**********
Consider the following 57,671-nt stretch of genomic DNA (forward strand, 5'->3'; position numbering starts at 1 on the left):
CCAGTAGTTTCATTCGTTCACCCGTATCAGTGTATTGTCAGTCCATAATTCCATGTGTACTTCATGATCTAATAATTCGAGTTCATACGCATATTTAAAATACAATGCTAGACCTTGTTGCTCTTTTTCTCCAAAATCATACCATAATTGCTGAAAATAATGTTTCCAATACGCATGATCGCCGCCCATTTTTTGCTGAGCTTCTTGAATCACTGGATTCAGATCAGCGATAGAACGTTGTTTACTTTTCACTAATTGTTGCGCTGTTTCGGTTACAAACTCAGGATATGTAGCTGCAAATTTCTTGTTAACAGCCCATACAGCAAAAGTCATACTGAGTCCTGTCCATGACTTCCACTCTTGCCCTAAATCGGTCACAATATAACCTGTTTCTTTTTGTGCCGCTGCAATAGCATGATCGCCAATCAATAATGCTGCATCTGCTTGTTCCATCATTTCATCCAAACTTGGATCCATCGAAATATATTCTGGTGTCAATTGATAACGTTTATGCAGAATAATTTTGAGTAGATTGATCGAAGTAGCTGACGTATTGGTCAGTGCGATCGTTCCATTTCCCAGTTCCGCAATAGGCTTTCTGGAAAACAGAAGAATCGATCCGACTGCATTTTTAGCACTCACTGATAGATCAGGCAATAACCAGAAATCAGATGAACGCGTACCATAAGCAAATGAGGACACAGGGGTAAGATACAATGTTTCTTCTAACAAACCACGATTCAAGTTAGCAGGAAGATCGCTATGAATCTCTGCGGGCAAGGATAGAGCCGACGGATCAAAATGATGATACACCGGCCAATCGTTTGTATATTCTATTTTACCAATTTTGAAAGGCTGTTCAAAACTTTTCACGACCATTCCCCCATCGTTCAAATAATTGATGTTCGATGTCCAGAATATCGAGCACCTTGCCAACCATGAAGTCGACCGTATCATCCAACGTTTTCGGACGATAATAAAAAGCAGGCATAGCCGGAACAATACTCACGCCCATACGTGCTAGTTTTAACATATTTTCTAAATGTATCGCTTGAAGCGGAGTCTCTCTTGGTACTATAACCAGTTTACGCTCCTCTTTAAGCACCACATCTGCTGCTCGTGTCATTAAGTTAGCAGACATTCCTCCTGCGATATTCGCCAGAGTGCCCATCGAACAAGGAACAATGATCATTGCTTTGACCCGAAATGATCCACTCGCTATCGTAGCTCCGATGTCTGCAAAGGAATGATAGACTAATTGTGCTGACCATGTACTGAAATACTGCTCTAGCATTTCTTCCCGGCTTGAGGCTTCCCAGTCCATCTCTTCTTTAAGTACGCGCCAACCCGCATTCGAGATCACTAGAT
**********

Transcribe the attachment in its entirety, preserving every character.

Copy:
Consider the following 57,671-nt stretch of genomic DNA (forward strand, 5'->3'; position numbering starts at 1 on the left):
CCAGTAGTTTCATTCGTTCACCCGTATCAGTGTATTGTCAGTCCATAATTCCATGTGTACTTCATGATCTAATAATTCGAGTTCATACGCATATTTAAAATACAATGCTAGACCTTGTTGCTCTTTTTCTCCAAAATCATACCATAATTGCTGAAAATAATGTTTCCAATACGCATGATCGCCGCCCATTTTTTGCTGAGCTTCTTGAATCACTGGATTCAGATCAGCGATAGAACGTTGTTTACTTTTCACTAATTGTTGCGCTGTTTCGGTTACAAACTCAGGATATGTAGCTGCAAATTTCTTGTTAACAGCCCATACAGCAAAAGTCATACTGAGTCCTGTCCATGACTTCCACTCTTGCCCTAAATCGGTCACAATATAACCTGTTTCTTTTTGTGCCGCTGCAATAGCATGATCGCCAATCAATAATGCTGCATCTGCTTGTTCCATCATTTCATCCAAACTTGGATCCATCGAAATATATTCTGGTGTCAATTGATAACGTTTATGCAGAATAATTTTGAGTAGATTGATCGAAGTAGCTGACGTATTGGTCAGTGCGATCGTTCCATTTCCCAGTTCCGCAATAGGCTTTCTGGAAAACAGAAGAATCGATCCGACTGCATTTTTAGCACTCACTGATAGATCAGGCAATAACCAGAAATCAGATGAACGCGTACCATAAGCAAATGAGGACACAGGGGTAAGATACAATGTTTCTTCTAACAAACCACGATTCAAGTTAGCAGGAAGATCGCTATGAATCTCTGCGGGCAAGGATAGAGCCGACGGATCAAAATGATGATACACCGGCCAATCGTTTGTATATTCTATTTTACCAATTTTGAAAGGCTGTTCAAAACTTTTCACGACCATTCCCCCATCGTTCAAATAATTGATGTTCGATGTCCAGAATATCGAGCACCTTGCCAACCATGAAGTCGACCGTATCATCCAACGTTTTCGGACGATAATAAAAAGCAGGCATAGCCGGAACAATACTCACGCCCATACGTGCTAGTTTTAACATATTTTCTAAATGTATCGCTTGAAGCGGAGTCTCTCTTGGTACTATAACCAGTTTACGCTCCTCTTTAAGCACCACATCTGCTGCTCGTGTCATTAAGTTAGCAGACATTCCTCCTGCGATATTCGCCAGAGTGCCCATCGAACAAGGAACAATGATCATTGCTTTGACCCGAAATGATCCACTCGCTATCGTAGCTCCGATGTCTGCAAAGGAATGATAGACTAATTGTGCTGACCATGTACTGAAATACTGCTCTAGCATTTCTTCCCGGCTTGAGGCTTCCCAGTCCATCTCTTCTTTAAGTACGCGCCAACCCGCATTCGAGATCACTAGAT